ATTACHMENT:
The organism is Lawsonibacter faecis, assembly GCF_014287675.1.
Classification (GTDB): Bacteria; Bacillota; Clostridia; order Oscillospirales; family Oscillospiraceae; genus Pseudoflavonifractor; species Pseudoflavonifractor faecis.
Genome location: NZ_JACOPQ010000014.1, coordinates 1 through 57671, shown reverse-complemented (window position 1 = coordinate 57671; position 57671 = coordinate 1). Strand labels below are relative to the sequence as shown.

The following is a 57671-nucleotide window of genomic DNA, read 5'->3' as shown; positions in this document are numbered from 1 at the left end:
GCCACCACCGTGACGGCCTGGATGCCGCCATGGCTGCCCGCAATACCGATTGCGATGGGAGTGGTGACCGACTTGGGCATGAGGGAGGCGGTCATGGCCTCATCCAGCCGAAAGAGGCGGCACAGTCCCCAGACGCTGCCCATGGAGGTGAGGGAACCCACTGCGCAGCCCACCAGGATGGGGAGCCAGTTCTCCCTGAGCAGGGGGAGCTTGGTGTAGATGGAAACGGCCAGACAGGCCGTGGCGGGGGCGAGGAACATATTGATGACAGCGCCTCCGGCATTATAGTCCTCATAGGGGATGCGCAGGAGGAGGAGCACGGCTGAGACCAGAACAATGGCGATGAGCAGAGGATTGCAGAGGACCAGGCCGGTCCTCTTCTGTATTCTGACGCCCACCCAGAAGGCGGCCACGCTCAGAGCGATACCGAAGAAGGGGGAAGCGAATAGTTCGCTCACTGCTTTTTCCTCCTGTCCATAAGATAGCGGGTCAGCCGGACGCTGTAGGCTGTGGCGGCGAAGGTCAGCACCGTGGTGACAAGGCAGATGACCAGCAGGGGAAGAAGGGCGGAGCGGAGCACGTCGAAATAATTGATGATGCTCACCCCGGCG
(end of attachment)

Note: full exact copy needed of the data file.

The organism is Lawsonibacter faecis, assembly GCF_014287675.1.
Classification (GTDB): Bacteria; Bacillota; Clostridia; order Oscillospirales; family Oscillospiraceae; genus Pseudoflavonifractor; species Pseudoflavonifractor faecis.
Genome location: NZ_JACOPQ010000014.1, coordinates 1 through 57671, shown reverse-complemented (window position 1 = coordinate 57671; position 57671 = coordinate 1). Strand labels below are relative to the sequence as shown.

The following is a 57671-nucleotide window of genomic DNA, read 5'->3' as shown; positions in this document are numbered from 1 at the left end:
GCCACCACCGTGACGGCCTGGATGCCGCCATGGCTGCCCGCAATACCGATTGCGATGGGAGTGGTGACCGACTTGGGCATGAGGGAGGCGGTCATGGCCTCATCCAGCCGAAAGAGGCGGCACAGTCCCCAGACGCTGCCCATGGAGGTGAGGGAACCCACTGCGCAGCCCACCAGGATGGGGAGCCAGTTCTCCCTGAGCAGGGGGAGCTTGGTGTAGATGGAAACGGCCAGACAGGCCGTGGCGGGGGCGAGGAACATATTGATGACAGCGCCTCCGGCATTATAGTCCTCATAGGGGATGCGCAGGAGGAGGAGCACGGCTGAGACCAGAACAATGGCGATGAGCAGAGGATTGCAGAGGACCAGGCCGGTCCTCTTCTGTATTCTGACGCCCACCCAGAAGGCGGCCACGCTCAGAGCGATACCGAAGAAGGGGGAAGCGAATAGTTCGCTCACTGCTTTTTCCTCCTGTCCATAAGATAGCGGGTCAGCCGGACGCTGTAGGCTGTGGCGGCGAAGGTCAGCACCGTGGTGACAAGGCAGATGACCAGCAGGGGAAGAAGGGCGGAGCGGAGCACGTCGAAATAATTGATGATGCTCACCCCGGCG